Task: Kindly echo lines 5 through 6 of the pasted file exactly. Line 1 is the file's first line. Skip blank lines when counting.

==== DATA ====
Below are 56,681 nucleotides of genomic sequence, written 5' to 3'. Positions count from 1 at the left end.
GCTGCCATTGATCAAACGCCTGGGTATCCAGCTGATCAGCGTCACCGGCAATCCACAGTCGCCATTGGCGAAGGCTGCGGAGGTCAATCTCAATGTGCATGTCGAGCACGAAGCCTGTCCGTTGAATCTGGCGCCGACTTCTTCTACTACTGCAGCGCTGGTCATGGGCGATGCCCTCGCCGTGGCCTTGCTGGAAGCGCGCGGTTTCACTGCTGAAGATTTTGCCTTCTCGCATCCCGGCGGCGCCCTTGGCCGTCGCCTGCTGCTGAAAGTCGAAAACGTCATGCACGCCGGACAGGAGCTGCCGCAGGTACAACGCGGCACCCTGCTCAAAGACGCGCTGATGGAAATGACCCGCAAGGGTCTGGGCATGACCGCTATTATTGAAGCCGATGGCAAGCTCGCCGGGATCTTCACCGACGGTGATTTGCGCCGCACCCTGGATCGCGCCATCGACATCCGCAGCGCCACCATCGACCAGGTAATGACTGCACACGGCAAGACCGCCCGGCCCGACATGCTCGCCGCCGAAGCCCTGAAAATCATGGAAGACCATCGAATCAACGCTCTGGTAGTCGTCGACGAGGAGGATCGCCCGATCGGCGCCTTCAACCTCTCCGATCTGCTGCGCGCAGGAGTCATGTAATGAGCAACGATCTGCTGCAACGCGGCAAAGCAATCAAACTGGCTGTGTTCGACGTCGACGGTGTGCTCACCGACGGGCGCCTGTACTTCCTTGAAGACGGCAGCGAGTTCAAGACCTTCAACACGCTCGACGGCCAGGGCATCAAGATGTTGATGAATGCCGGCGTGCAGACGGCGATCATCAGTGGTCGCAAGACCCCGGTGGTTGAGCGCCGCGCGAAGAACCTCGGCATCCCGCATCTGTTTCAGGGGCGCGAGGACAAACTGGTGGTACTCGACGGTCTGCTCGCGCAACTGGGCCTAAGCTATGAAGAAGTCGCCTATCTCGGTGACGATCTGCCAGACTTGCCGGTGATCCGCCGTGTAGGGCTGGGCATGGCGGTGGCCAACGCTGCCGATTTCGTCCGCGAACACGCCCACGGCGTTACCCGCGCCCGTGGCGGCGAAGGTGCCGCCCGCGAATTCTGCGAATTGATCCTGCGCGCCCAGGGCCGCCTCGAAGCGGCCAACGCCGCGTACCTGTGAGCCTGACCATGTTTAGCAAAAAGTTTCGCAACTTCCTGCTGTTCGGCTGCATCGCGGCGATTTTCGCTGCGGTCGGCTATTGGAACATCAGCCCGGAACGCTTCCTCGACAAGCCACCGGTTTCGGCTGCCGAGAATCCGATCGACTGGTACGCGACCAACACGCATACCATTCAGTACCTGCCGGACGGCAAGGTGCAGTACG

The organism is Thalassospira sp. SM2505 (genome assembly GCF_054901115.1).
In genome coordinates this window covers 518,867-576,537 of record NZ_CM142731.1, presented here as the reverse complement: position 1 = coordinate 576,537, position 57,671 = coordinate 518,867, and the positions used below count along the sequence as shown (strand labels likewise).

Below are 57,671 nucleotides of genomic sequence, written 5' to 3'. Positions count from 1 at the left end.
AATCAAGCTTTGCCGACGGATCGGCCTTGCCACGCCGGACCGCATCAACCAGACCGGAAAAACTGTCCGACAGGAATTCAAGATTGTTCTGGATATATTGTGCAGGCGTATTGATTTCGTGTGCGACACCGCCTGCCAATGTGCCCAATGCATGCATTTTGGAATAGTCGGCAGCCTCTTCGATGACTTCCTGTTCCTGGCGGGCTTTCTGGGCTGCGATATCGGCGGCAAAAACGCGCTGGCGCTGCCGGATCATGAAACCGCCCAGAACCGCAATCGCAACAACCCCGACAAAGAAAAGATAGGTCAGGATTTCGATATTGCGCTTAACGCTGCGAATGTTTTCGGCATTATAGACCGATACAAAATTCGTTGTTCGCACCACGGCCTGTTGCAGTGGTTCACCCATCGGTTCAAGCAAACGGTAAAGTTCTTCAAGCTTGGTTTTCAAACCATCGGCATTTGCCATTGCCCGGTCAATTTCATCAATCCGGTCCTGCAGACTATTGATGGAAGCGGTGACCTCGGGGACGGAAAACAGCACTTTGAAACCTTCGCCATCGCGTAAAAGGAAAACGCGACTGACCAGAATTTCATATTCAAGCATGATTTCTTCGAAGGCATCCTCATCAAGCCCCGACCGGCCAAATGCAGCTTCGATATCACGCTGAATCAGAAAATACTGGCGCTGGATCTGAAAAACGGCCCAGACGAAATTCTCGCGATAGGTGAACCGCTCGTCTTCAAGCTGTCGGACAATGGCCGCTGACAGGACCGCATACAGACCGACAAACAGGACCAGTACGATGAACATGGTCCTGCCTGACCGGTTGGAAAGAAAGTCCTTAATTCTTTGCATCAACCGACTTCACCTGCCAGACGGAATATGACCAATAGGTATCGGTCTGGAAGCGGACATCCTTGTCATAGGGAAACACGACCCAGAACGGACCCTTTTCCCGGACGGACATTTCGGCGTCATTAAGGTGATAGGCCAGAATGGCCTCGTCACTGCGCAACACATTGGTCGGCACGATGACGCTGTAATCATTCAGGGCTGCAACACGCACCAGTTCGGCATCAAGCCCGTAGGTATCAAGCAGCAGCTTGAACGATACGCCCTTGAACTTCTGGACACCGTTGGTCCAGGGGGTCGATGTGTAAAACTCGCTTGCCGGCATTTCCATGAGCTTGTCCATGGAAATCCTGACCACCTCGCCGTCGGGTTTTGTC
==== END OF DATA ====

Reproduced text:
Below are 57,671 nucleotides of genomic sequence, written 5' to 3'. Positions count from 1 at the left end.
AATCAAGCTTTGCCGACGGATCGGCCTTGCCACGCCGGACCGCATCAACCAGACCGGAAAAACTGTCCGACAGGAATTCAAGATTGTTCTGGATATATTGTGCAGGCGTATTGATTTCGTGTGCGACACCGCCTGCCAATGTGCCCAATGCATGCATTTTGGAATAGTCGGCAGCCTCTTCGATGACTTCCTGTTCCTGGCGGGCTTTCTGGGCTGCGATATCGGCGGCAAAAACGCGCTGGCGCTGCCGGATCATGAAACCGCCCAGAACCGCAATCGCAACAACCCCGACAAAGAAAAGATAGGTCAGGATTTCGATATTGCGCTTAACGCTGCGAATGTTTTCGGCATTATAGACCGATACAAAATTCGTTGTTCGCACCACGGCCTGTTGCAGTGGTTCACCCATCGGTTCAAGCAAACGGTAAAGTTCTTCAAGCTTGGTTTTCAAACCATCGGCATTTGCCATTGCCCGGTCAATTTCATCAATCCGGTCCTGCAGACTATTGATGGAAGCGGTGACCTCGGGGACGGAAAACAGCACTTTGAAACCTTCGCCATCGCGTAAAAGGAAAACGCGACTGACCAGAATTTCATATTCAAGCATGATTTCTTCGAAGGCATCCTCATCAAGCCCCGACCGGCCAAATGCAGCTTCGATATCACGCTGAATCAGAAAATACTGGCGCTGGATCTGAAAAACGGCCCAGACGAAATTCTCGCGATAGGTGAACCGCTCGTCTTCAAGCTGTCGGACAATGGCCGCTGACAGGACCGCATACAGACCGACAAACAGGACCAGTACGATGAACATGGTCCTGCCTGACCGGTTGGAAAGAAAGTCCTTAATTCTTTGCATCAACCGACTTCACCTGCCAGACGGAATATGACCAATAGGTATCGGTCTGGAAGCGGACATCCTTGTCATAGGGAAACACGACCCAGAACGGACCCTTTTCCCGGACGGACATTTCGGCGTCATTAAGGTGATAGGCCAGAATGGCCTCGTCACTGCGCAACACATTGGTCGGCACGATGACGCTGTAATCATTCAGGGCTGCAACACGCACCAGTTCGGCATCAAGCCCGTAGGTATCAAGCAGCAGCTTGAACGATACGCCCTTGAACTTCTGGACACCGTTGGTCCAGGGGGTCGATGTGTAAAACTCGCTTGCCGGCATTTCCATGAGCTTGTCCATGGAAATCCTGACCACCTCGCCGTCGGGTTTTGTC